What are Myanmar’s Buddhist Sunday schools teaching?
Friday 19 December 2014
Oxford, UK — A Buddhist monk sits in front of a classroom of children in a small town in rural Myanmar. He chants lines which the students dutifully repeat, as they do every week at these Buddhist ‘Sunday school’ classes. The monk teaches Buddhist values, regales students with stories of the Buddha’s previous lives, and talks about Myanmar’s history as a Buddhist nation.
How should we interpret this scene? Is it simply an innocent example of imparting religious values to the next generation or another worrying indication of the insidious spread of anti-Muslim nationalism in Myanmar? Frustratingly, the answer might be both, which makes it difficult to know how to respond or intervene. In periods of rapid transition and modernisation, people develop an intensified concern regarding the loss of their cultural identity and traditions. These anxieties were present in colonial Burma in the first decades of the twentieth century and galvanised the nationalist movement at the time; they are also pervasive in contemporary Myanmar.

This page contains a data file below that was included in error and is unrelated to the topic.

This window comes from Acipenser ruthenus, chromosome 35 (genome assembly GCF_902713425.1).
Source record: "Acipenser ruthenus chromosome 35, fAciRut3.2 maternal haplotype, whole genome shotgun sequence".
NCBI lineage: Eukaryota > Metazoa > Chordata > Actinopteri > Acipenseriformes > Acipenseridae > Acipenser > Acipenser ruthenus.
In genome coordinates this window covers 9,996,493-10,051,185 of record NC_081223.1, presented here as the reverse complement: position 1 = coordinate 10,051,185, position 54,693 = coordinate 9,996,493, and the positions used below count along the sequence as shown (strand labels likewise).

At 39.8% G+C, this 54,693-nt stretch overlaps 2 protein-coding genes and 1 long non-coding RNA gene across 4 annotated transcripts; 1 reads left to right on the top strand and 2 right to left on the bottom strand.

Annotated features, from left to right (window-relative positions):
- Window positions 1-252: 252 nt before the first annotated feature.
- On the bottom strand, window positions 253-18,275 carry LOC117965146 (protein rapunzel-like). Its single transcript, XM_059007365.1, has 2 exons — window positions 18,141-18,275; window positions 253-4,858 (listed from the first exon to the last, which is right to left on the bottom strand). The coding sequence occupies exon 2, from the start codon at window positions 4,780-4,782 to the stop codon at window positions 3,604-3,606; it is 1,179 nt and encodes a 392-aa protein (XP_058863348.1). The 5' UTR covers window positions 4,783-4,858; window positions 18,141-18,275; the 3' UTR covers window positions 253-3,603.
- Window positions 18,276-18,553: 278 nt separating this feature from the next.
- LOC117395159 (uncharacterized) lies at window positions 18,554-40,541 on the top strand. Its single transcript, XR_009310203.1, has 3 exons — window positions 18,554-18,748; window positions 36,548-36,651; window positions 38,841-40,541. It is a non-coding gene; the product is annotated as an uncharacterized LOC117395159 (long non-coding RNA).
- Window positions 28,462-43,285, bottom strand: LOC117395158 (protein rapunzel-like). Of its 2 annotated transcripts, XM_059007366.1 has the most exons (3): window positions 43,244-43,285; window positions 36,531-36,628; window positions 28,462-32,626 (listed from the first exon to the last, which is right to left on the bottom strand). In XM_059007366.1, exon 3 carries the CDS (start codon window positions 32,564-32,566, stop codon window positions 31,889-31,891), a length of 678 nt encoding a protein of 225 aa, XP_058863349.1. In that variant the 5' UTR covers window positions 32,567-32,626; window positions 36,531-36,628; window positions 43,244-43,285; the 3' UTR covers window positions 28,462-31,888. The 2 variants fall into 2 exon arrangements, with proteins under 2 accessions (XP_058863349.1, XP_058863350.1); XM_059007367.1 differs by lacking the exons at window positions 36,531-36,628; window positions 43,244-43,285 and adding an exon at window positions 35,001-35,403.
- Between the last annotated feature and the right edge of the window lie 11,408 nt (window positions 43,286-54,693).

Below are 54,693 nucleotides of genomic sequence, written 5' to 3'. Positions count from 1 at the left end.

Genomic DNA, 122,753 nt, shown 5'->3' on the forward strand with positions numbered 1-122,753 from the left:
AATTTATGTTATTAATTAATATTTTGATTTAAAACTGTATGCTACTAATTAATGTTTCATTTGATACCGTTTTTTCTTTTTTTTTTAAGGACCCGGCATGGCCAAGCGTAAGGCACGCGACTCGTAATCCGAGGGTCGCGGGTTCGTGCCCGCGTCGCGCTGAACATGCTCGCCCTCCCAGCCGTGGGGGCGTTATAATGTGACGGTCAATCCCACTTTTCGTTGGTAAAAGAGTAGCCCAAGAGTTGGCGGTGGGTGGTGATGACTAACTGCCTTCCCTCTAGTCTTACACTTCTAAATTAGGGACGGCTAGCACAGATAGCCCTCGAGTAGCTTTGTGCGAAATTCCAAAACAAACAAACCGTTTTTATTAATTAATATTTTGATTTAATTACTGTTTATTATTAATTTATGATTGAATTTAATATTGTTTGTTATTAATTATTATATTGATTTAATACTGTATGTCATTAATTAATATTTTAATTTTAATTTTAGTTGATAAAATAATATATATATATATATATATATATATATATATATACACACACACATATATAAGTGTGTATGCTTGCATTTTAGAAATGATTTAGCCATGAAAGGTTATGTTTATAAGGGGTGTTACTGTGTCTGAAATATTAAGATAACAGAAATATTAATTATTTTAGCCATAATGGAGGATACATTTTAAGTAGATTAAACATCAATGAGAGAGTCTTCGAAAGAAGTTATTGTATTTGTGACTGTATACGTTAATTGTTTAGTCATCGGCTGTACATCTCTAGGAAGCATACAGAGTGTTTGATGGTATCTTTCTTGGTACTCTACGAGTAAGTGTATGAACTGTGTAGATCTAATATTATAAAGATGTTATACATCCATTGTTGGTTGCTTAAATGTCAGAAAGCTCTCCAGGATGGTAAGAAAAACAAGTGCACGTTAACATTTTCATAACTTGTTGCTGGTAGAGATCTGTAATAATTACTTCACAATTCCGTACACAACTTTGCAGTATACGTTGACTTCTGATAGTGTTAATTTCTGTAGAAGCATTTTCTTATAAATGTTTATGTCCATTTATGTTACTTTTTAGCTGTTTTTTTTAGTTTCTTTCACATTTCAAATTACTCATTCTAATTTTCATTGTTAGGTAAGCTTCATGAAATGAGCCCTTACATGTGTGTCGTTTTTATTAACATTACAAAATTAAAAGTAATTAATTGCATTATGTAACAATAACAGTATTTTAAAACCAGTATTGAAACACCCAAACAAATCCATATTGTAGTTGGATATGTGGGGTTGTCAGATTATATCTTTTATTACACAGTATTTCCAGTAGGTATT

The outside world has focused almost exclusively on the admittedly worrying anti-Muslim orientation of the Buddhist nationalist movement in Myanmar, but another emerging aspect of contemporary Buddhist practice in Myanmar demonstrates that the relationship between religion and nationalism is complex and must be analysed carefully. Since about 2010, different organisations have been creating networks of Buddhist Sunday schools in an attempt to instill Buddhist values in children, who, they are worried, will not grow up with the same religious understanding or devotion of previous generations.
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